been my experience in 2 bladed bells that a touch of right pedal does not cause a/c to drop. same pitch same rpm same lift. gives you a bit of tq to pull then you can go UP more. Up is good!

 

 

 

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:D Up is usually good :lol: I have flown the L4 for 11 years now and have had to lift off full gross almost every time during spraying which traslates into hundreds of takeoffs and as the temps go up you will lift off with the nose just slightly to the right of your take off path with full left pedal...once off the rig and gaining some speed and a little down on the pole the nose staightens out and away you go...not having to climb over obstacles is the key to success here...taking off on a ridge at altitude would be somewhat the same...keep the rotating side up & the skids down and have a good one B)
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:D Up is usually good :lol: I have flown the L4 for 11 years now and have had to lift off full gross almost every time during spraying which traslates into hundreds of takeoffs and as the temps go up you will lift off with the nose just slightly to the right of your take off path with full left pedal...once off the rig and gaining some speed and a little down on the pole the nose staightens out and away you go...not having to climb over obstacles is the key to success here...taking off on a ridge at altitude would be somewhat the same...keep the rotating side up & the skids down and have a good one B)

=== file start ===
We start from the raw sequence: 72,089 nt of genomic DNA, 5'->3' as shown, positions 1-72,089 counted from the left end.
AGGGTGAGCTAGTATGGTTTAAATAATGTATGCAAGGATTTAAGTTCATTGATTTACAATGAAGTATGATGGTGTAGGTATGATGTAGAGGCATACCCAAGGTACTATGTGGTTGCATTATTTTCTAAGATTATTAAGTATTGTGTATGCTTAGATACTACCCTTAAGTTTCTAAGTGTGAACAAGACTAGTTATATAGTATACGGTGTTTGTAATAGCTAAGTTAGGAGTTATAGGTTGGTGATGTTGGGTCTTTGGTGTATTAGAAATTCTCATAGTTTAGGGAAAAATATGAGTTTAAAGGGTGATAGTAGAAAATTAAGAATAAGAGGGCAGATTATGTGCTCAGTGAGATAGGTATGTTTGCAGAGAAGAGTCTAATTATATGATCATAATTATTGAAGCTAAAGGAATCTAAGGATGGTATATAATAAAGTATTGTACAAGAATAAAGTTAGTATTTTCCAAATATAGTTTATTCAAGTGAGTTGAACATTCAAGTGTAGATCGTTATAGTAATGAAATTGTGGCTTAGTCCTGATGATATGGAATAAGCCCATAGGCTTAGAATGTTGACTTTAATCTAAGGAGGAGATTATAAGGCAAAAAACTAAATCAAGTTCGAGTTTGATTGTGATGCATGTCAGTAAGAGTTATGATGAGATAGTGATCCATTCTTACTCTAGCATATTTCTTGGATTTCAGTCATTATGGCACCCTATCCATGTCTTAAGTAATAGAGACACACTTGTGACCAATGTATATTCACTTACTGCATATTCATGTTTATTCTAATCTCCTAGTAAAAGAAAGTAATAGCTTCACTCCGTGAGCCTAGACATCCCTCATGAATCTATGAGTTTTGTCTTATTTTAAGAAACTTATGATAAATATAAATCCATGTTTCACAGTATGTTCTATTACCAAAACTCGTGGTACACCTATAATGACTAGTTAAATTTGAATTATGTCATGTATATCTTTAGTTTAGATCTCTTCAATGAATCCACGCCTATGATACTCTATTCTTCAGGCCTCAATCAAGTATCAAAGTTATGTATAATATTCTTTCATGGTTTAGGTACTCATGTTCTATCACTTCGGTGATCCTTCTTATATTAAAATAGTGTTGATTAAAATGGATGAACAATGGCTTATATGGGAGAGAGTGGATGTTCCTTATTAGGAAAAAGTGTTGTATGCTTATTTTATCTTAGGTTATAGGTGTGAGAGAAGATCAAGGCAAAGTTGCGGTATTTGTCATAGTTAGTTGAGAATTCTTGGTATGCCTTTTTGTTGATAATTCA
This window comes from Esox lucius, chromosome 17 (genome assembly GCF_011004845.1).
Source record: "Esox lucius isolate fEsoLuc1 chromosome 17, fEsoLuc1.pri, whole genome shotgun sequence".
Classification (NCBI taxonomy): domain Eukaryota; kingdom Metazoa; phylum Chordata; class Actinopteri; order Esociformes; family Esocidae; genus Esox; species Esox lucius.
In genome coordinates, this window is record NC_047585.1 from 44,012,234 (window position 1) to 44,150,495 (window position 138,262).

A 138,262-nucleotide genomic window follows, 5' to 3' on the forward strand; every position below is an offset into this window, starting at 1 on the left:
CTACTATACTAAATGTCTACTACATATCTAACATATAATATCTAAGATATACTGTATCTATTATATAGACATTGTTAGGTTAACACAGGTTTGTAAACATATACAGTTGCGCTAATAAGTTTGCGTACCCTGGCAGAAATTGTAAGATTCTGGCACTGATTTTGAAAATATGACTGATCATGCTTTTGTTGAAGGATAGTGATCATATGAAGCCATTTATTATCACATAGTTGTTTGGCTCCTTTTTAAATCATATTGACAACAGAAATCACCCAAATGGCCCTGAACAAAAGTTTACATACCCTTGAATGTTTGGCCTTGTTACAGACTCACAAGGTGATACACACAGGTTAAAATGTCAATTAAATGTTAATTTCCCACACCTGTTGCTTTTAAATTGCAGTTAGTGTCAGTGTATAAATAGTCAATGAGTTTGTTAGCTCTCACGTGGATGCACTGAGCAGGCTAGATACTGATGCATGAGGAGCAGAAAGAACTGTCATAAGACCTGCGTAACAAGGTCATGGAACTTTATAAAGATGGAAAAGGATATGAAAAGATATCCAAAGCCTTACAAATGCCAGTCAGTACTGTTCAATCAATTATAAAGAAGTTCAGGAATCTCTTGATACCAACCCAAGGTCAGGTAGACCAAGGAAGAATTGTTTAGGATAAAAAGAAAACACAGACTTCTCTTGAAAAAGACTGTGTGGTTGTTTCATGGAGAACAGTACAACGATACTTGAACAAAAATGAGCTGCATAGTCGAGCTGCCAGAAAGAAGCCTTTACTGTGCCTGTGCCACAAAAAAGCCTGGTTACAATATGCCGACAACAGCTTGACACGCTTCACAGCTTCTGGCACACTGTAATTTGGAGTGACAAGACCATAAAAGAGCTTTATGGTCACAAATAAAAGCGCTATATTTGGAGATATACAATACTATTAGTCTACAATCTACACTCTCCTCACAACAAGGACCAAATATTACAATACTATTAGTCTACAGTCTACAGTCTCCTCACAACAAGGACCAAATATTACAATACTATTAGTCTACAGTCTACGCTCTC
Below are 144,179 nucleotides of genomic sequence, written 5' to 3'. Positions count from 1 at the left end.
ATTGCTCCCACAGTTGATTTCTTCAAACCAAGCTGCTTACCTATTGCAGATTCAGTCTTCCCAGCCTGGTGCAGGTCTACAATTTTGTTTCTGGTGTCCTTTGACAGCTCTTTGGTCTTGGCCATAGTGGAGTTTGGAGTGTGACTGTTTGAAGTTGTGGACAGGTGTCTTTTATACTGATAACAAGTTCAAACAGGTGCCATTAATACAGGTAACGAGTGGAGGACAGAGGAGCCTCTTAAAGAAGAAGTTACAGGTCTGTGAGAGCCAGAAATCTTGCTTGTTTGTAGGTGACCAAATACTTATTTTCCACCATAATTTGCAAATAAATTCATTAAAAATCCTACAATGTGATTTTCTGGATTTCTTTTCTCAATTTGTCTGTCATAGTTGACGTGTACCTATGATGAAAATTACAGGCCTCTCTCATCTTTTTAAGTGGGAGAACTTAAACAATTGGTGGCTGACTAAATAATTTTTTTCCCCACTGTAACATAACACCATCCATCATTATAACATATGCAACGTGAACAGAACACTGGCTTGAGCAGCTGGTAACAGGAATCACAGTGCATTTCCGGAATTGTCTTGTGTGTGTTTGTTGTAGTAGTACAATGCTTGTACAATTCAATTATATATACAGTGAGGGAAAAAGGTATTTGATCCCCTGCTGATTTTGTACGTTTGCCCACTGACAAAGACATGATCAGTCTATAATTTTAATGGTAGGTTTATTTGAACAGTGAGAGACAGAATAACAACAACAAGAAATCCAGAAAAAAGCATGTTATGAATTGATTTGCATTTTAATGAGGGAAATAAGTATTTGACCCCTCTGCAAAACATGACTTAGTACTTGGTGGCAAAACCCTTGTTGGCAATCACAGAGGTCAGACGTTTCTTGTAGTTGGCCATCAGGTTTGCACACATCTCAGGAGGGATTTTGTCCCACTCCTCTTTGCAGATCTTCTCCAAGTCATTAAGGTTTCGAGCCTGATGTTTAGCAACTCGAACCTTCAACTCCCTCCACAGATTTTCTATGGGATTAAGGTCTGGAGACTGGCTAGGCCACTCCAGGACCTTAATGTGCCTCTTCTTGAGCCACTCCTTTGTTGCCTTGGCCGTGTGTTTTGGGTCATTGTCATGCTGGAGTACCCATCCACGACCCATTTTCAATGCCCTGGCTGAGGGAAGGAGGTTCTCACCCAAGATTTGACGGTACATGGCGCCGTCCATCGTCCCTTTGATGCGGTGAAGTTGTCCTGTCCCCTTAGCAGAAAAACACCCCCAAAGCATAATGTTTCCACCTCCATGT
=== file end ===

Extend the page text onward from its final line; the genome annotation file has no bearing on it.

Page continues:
Whats with the nose to the right with full left pedal??? If you cant keep it in trim then you are obviously over gross and looking for trouble.

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Fred, as far as a Bell product goes, you are decreasing pitch hence TQ on a right pedal turn, not increasing.

If you can maintain a nose straight hover at 100 % TQ, you can do a CONTROLLED pedal turn to the right, and again acheive a nose straight hover at 100% TQ

Again . Tooo Heavy.. lookin for trouble. Glad I dont own that machine... and for the record... My company pays me well not to do that stufff

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Its all good Mike you know what you are talking about and not only that you can back it up. Its been a few years since I have been by your place and I hear it is more Beutiful all the time good day and have a great year. Steve (I used to work for Bob Holt)

 

Hi Steve,

I often think of Bob- every time I jack up our truck, with the jackall especially. Things here are the same as when you were here last- maybe just a few more motorbikes in the hangar.

 

The L-4 needs time to get the feel as it doesn't have the horsepower as some machines. I have about 3000 hours on both regular tailrotor and H.A. t/r. We do I.A. with no basket as everything fits inside, we are on low gear too.

 

For the record, our machines weighed with survival kit and all pilot accessories, maps, bill books, radios, spare oil, and sat phones. (put these behind the pilot and copilot seat and eliminated the lead in the nose) tool kit by the co-pilot right toe, machines are 2505, and 2525

lbs- weighed on VIH's new scales, I did the calculations myself.

 

Make sure you have the wind figured out or you may be in trouble. If it doesn't feel right, do 2 trips to the ridge or mountaintop- I still do this after 34 years of flying, all the time- I don't feel bad about it either. (we are paid by the hour aren't we)

 

Mike